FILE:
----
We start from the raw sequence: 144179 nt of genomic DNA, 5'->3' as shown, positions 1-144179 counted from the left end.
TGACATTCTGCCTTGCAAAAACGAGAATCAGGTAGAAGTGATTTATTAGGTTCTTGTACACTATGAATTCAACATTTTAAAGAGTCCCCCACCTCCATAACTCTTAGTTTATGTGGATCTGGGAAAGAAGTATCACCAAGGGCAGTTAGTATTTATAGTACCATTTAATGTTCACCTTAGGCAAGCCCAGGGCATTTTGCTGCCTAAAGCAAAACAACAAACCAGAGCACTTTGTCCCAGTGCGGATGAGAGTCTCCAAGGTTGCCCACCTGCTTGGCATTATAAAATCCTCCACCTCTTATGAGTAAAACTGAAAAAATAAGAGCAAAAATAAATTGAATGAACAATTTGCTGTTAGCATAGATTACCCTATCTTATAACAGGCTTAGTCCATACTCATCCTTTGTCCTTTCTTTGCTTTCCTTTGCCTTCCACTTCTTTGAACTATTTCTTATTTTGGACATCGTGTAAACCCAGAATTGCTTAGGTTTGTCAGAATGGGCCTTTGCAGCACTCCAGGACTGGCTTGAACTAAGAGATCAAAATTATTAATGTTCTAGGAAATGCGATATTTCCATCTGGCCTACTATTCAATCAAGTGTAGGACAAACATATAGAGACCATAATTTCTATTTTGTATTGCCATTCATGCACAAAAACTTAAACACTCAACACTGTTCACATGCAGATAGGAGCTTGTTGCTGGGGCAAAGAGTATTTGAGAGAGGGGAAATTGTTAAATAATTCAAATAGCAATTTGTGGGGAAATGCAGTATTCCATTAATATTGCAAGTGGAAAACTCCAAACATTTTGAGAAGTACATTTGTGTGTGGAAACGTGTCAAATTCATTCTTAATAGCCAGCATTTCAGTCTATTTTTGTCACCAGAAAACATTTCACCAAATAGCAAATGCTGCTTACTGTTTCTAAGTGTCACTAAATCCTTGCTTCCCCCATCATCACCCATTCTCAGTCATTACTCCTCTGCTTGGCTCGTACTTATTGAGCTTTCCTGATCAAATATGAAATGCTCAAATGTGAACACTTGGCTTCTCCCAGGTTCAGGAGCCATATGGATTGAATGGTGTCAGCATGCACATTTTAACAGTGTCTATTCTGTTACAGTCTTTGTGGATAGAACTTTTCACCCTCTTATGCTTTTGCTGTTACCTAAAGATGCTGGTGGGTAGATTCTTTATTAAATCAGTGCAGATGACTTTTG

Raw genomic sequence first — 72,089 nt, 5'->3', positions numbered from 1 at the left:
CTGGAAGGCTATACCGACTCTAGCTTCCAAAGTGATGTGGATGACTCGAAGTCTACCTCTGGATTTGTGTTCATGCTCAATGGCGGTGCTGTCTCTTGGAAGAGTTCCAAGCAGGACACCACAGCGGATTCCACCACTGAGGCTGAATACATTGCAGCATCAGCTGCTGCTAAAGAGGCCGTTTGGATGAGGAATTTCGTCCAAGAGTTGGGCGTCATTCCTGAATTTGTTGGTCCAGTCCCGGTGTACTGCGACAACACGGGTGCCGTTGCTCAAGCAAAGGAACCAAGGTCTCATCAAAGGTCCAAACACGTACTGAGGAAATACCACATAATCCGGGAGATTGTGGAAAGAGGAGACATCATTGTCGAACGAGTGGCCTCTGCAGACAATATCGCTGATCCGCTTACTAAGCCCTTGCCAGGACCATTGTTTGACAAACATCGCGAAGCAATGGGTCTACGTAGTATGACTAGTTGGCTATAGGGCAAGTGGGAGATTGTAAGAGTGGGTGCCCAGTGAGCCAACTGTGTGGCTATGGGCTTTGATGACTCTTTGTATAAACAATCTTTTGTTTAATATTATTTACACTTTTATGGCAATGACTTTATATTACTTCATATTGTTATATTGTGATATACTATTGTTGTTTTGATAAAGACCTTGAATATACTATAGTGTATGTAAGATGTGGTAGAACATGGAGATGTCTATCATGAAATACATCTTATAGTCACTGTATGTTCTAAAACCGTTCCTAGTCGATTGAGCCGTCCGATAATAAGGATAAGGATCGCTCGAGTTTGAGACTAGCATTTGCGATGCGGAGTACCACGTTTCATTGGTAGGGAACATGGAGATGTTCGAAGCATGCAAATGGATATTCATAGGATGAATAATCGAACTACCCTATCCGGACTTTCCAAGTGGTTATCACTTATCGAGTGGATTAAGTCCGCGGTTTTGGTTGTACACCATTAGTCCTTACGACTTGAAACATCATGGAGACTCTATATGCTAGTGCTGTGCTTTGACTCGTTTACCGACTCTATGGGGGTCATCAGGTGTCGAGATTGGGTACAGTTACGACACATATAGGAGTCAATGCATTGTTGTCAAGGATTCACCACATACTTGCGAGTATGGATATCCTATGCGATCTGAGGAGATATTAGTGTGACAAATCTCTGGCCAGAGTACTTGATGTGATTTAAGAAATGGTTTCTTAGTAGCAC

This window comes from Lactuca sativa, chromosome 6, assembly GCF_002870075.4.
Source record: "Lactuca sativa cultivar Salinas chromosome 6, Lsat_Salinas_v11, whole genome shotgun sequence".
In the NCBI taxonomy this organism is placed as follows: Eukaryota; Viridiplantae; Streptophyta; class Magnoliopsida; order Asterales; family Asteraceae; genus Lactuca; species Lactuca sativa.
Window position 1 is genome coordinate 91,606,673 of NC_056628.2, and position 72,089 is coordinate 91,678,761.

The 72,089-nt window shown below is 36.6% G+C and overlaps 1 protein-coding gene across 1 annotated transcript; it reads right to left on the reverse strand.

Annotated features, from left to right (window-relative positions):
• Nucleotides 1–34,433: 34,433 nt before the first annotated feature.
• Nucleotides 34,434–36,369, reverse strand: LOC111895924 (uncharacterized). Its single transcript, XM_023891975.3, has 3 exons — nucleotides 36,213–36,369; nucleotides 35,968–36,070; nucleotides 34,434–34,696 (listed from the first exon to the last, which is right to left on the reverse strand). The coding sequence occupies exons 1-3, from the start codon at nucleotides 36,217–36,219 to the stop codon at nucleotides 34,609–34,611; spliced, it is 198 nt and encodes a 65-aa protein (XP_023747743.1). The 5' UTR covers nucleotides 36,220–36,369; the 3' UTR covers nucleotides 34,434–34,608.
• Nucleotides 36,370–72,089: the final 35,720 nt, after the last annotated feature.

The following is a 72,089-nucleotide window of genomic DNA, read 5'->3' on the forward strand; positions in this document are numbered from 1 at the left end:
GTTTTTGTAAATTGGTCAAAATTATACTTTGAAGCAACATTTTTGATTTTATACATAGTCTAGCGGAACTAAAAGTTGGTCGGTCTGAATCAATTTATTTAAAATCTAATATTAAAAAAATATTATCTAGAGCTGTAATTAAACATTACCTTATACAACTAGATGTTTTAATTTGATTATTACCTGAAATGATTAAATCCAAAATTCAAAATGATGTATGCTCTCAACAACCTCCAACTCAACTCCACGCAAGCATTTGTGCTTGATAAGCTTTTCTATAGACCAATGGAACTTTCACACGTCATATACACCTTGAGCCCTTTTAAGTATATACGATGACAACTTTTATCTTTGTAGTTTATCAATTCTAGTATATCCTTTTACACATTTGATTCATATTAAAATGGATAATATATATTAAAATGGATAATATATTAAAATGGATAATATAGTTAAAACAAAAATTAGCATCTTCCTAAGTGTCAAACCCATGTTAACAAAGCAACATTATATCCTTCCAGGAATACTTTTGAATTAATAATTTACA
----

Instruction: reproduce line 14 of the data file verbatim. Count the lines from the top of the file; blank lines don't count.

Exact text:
The following is a 72,089-nucleotide window of genomic DNA, read 5'->3' on the forward strand; positions in this document are numbered from 1 at the left end: